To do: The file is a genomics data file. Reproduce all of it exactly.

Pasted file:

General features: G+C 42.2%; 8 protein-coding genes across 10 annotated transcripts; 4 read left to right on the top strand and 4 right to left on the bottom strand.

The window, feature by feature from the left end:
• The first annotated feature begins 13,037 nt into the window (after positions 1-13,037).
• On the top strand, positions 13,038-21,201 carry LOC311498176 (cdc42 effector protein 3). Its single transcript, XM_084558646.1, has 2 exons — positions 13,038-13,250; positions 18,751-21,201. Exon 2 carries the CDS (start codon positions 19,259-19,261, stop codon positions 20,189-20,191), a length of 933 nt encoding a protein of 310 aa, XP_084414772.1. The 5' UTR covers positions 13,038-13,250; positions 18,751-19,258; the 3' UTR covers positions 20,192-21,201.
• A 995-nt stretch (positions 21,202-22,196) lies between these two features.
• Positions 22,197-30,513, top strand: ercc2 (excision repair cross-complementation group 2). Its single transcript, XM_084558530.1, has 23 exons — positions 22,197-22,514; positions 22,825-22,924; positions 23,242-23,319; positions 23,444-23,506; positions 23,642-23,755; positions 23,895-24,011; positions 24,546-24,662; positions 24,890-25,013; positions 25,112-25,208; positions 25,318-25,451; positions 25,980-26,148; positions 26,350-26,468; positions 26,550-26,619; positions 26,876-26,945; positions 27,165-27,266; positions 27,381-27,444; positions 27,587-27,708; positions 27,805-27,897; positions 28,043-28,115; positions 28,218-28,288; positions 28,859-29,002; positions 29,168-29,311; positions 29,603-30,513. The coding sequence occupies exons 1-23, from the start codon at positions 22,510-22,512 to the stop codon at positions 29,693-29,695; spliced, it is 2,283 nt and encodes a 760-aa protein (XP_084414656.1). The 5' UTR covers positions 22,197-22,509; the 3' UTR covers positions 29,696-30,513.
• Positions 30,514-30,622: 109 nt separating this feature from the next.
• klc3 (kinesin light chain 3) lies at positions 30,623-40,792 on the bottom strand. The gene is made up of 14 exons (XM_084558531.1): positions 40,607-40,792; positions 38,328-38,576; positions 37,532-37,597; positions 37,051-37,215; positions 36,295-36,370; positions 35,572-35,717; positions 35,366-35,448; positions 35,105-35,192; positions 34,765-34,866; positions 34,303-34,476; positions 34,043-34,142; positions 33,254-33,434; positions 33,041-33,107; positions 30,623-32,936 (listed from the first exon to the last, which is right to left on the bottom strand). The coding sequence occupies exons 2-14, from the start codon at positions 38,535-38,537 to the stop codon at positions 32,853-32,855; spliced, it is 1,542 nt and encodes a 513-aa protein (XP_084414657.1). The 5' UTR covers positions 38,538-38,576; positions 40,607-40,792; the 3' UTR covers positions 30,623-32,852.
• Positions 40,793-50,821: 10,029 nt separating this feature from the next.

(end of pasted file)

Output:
General features: G+C 42.2%; 8 protein-coding genes across 10 annotated transcripts; 4 read left to right on the top strand and 4 right to left on the bottom strand.

The window, feature by feature from the left end:
• The first annotated feature begins 13,037 nt into the window (after positions 1-13,037).
• On the top strand, positions 13,038-21,201 carry LOC311498176 (cdc42 effector protein 3). Its single transcript, XM_084558646.1, has 2 exons — positions 13,038-13,250; positions 18,751-21,201. Exon 2 carries the CDS (start codon positions 19,259-19,261, stop codon positions 20,189-20,191), a length of 933 nt encoding a protein of 310 aa, XP_084414772.1. The 5' UTR covers positions 13,038-13,250; positions 18,751-19,258; the 3' UTR covers positions 20,192-21,201.
• A 995-nt stretch (positions 21,202-22,196) lies between these two features.
• Positions 22,197-30,513, top strand: ercc2 (excision repair cross-complementation group 2). Its single transcript, XM_084558530.1, has 23 exons — positions 22,197-22,514; positions 22,825-22,924; positions 23,242-23,319; positions 23,444-23,506; positions 23,642-23,755; positions 23,895-24,011; positions 24,546-24,662; positions 24,890-25,013; positions 25,112-25,208; positions 25,318-25,451; positions 25,980-26,148; positions 26,350-26,468; positions 26,550-26,619; positions 26,876-26,945; positions 27,165-27,266; positions 27,381-27,444; positions 27,587-27,708; positions 27,805-27,897; positions 28,043-28,115; positions 28,218-28,288; positions 28,859-29,002; positions 29,168-29,311; positions 29,603-30,513. The coding sequence occupies exons 1-23, from the start codon at positions 22,510-22,512 to the stop codon at positions 29,693-29,695; spliced, it is 2,283 nt and encodes a 760-aa protein (XP_084414656.1). The 5' UTR covers positions 22,197-22,509; the 3' UTR covers positions 29,696-30,513.
• Positions 30,514-30,622: 109 nt separating this feature from the next.
• klc3 (kinesin light chain 3) lies at positions 30,623-40,792 on the bottom strand. The gene is made up of 14 exons (XM_084558531.1): positions 40,607-40,792; positions 38,328-38,576; positions 37,532-37,597; positions 37,051-37,215; positions 36,295-36,370; positions 35,572-35,717; positions 35,366-35,448; positions 35,105-35,192; positions 34,765-34,866; positions 34,303-34,476; positions 34,043-34,142; positions 33,254-33,434; positions 33,041-33,107; positions 30,623-32,936 (listed from the first exon to the last, which is right to left on the bottom strand). The coding sequence occupies exons 2-14, from the start codon at positions 38,535-38,537 to the stop codon at positions 32,853-32,855; spliced, it is 1,542 nt and encodes a 513-aa protein (XP_084414657.1). The 5' UTR covers positions 38,538-38,576; positions 40,607-40,792; the 3' UTR covers positions 30,623-32,852.
• Positions 40,793-50,821: 10,029 nt separating this feature from the next.